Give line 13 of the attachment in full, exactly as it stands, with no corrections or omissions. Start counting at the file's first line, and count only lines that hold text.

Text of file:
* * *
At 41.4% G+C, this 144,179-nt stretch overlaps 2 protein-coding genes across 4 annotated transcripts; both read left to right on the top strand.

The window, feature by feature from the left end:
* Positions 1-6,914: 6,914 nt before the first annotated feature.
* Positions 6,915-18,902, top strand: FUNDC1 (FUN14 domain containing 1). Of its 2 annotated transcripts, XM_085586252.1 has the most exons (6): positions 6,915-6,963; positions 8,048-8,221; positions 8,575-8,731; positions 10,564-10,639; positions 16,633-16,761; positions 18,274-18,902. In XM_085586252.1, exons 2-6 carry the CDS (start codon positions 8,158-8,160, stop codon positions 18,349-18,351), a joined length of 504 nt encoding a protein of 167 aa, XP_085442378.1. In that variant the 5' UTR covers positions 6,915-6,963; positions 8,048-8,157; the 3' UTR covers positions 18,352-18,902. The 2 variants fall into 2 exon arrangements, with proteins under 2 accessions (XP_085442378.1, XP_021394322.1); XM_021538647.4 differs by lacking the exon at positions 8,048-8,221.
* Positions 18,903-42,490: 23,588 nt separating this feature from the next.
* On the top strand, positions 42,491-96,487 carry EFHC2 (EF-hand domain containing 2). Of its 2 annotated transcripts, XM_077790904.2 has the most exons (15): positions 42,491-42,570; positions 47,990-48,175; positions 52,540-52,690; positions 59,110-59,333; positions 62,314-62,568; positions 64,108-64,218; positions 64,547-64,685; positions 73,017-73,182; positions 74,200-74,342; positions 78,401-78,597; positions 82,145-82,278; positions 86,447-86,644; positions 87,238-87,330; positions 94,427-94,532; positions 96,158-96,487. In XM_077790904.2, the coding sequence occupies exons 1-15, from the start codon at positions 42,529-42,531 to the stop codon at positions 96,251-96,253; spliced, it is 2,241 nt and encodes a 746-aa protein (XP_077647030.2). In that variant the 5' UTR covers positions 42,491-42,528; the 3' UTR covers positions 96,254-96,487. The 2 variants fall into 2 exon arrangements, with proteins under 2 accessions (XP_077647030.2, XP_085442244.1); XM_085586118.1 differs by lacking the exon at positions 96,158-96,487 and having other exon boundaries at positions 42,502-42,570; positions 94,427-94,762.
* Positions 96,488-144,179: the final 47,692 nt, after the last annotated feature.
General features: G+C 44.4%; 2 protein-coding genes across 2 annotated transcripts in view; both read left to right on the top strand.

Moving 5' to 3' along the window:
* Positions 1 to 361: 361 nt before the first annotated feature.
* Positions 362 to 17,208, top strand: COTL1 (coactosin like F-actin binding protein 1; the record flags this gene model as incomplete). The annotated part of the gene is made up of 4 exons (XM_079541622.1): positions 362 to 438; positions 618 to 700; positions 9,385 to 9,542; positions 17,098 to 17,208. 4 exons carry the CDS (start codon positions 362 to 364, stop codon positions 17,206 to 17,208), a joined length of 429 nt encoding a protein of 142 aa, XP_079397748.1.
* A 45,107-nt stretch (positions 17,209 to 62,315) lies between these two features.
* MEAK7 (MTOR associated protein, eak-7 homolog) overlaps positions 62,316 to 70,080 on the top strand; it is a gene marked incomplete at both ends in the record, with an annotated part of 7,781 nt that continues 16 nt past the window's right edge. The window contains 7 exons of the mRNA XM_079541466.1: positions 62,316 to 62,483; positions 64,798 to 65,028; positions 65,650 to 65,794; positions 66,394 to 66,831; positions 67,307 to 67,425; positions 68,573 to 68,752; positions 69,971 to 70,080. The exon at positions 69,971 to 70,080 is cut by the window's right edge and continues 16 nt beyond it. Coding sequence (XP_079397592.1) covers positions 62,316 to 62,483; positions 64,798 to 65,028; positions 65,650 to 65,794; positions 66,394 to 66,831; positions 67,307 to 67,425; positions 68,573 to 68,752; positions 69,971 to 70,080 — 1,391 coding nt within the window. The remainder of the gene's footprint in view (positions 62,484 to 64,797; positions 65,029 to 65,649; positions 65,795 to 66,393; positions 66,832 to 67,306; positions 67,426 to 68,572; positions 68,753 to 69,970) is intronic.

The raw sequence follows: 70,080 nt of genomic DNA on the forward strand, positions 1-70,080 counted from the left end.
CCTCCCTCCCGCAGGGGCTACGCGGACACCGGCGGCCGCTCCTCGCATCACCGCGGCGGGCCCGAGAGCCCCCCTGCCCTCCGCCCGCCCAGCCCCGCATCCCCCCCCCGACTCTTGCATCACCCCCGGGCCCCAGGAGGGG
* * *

* MEAK7 (MTOR associated protein, eak-7 homolog) overlaps positions 62,316 to 70,080 on the top strand; it is a gene marked incomplete at both ends in the record, with an annotated part of 7,781 nt that continues 16 nt past the window's right edge. The window contains 7 exons of the mRNA XM_079541466.1: positions 62,316 to 62,483; positions 64,798 to 65,028; positions 65,650 to 65,794; positions 66,394 to 66,831; positions 67,307 to 67,425; positions 68,573 to 68,752; positions 69,971 to 70,080. The exon at positions 69,971 to 70,080 is cut by the window's right edge and continues 16 nt beyond it. Coding sequence (XP_079397592.1) covers positions 62,316 to 62,483; positions 64,798 to 65,028; positions 65,650 to 65,794; positions 66,394 to 66,831; positions 67,307 to 67,425; positions 68,573 to 68,752; positions 69,971 to 70,080 — 1,391 coding nt within the window. The remainder of the gene's footprint in view (positions 62,484 to 64,797; positions 65,029 to 65,649; positions 65,795 to 66,393; positions 66,832 to 67,306; positions 67,426 to 68,572; positions 68,753 to 69,970) is intronic.